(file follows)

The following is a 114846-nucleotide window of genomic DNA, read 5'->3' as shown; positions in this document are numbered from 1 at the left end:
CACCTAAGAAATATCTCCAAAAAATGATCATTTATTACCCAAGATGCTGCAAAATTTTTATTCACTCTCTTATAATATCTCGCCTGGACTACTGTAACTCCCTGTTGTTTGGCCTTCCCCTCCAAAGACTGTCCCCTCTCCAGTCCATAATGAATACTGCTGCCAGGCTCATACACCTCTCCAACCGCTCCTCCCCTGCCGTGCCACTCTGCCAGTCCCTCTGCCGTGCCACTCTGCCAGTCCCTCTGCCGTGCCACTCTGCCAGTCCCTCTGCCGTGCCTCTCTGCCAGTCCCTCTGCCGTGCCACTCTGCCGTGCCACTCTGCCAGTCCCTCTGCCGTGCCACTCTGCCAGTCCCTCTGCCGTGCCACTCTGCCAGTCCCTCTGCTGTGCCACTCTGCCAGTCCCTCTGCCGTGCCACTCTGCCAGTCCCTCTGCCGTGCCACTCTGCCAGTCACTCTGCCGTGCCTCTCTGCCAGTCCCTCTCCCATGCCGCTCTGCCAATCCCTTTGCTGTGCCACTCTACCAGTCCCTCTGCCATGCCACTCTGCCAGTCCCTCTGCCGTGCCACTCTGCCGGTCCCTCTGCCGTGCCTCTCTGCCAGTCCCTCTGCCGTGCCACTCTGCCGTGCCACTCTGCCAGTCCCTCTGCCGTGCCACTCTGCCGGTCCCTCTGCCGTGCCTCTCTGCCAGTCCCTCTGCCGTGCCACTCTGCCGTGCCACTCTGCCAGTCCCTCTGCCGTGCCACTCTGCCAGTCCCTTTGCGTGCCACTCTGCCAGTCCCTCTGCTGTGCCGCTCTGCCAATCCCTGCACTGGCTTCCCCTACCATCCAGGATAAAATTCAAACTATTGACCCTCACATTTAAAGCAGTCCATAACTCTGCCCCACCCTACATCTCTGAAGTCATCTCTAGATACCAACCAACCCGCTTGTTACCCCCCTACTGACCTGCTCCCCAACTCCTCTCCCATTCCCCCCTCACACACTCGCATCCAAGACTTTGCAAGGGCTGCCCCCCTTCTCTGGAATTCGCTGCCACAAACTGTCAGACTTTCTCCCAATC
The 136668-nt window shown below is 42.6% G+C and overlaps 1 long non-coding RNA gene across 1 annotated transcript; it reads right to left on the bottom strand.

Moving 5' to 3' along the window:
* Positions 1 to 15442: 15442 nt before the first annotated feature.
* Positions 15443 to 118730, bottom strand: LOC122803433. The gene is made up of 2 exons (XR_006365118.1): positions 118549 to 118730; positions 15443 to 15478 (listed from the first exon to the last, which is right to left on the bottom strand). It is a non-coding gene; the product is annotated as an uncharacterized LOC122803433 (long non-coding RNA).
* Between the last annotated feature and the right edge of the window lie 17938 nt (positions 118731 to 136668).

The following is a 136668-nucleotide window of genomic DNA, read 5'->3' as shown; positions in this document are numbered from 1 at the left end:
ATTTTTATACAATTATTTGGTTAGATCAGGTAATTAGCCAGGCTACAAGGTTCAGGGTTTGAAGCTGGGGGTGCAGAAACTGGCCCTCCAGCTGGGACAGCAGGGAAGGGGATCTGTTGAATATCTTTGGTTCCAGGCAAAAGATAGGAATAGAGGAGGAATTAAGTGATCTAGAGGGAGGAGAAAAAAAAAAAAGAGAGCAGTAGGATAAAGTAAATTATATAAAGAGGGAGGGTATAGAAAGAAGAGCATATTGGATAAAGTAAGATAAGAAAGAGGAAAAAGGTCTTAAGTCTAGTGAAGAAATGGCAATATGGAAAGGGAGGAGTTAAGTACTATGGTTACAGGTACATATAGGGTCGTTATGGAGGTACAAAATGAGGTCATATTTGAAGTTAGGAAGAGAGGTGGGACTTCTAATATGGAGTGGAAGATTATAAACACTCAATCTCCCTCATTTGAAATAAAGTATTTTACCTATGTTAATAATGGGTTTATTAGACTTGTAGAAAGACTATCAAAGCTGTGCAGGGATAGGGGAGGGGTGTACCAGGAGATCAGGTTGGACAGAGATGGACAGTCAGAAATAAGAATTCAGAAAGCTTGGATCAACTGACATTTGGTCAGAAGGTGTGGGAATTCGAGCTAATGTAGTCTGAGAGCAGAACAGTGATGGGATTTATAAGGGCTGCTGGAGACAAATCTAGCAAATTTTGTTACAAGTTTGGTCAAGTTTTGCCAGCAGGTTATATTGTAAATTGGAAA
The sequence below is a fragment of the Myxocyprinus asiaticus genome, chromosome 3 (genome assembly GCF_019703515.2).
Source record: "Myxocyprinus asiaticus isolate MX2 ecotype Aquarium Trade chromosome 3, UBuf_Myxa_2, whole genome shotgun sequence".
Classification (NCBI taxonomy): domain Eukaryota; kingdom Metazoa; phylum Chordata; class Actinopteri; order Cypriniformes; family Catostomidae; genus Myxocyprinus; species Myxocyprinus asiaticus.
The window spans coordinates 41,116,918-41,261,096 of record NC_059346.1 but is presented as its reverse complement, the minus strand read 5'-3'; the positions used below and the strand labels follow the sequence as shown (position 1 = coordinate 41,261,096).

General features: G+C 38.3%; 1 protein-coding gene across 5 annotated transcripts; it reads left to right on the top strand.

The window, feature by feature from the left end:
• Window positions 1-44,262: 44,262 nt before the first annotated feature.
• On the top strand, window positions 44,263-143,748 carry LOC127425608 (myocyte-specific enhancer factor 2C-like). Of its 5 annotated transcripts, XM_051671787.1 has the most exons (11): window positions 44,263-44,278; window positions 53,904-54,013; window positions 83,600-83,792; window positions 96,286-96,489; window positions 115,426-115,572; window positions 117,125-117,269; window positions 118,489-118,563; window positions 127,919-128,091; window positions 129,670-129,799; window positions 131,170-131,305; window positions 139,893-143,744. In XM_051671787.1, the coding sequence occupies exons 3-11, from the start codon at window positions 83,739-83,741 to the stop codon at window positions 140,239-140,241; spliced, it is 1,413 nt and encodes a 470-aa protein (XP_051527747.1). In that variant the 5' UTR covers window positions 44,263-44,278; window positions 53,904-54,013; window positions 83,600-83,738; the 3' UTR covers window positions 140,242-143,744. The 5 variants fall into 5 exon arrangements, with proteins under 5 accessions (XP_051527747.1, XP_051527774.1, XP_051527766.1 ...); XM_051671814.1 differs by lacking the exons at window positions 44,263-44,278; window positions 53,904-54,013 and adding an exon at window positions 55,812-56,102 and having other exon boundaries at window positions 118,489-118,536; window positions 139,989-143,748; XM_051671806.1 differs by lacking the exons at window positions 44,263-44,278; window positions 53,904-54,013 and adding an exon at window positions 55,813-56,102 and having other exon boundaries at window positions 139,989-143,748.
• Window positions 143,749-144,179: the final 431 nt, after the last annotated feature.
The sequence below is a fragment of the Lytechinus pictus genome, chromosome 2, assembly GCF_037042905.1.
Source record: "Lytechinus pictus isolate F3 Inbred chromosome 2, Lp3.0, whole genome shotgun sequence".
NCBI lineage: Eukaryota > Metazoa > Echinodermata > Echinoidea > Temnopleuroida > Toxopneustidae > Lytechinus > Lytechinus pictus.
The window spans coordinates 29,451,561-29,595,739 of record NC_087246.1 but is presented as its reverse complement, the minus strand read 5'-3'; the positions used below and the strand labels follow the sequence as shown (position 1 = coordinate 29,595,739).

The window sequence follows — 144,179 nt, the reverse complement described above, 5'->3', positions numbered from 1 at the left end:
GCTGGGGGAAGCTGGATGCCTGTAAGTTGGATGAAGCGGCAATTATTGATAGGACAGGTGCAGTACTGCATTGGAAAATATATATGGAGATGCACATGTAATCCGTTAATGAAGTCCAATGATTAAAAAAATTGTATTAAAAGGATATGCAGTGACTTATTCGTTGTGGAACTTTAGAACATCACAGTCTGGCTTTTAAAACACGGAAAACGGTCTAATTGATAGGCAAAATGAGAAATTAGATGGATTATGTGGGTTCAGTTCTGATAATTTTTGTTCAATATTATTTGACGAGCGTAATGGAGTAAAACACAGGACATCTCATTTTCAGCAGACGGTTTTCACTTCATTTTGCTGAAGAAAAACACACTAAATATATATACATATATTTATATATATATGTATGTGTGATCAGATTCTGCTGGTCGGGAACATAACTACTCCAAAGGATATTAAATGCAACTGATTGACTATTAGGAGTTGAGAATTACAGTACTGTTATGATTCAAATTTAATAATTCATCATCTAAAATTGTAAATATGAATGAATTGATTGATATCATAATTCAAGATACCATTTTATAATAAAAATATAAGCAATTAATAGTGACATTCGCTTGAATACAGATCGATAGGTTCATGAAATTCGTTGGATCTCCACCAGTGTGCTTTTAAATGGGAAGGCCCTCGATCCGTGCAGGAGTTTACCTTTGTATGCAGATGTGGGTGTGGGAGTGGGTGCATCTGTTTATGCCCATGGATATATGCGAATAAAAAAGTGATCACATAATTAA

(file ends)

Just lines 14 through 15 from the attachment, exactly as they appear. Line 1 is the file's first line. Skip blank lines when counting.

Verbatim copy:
General features: G+C 38.3%; 1 protein-coding gene across 5 annotated transcripts; it reads left to right on the top strand.

The window, feature by feature from the left end: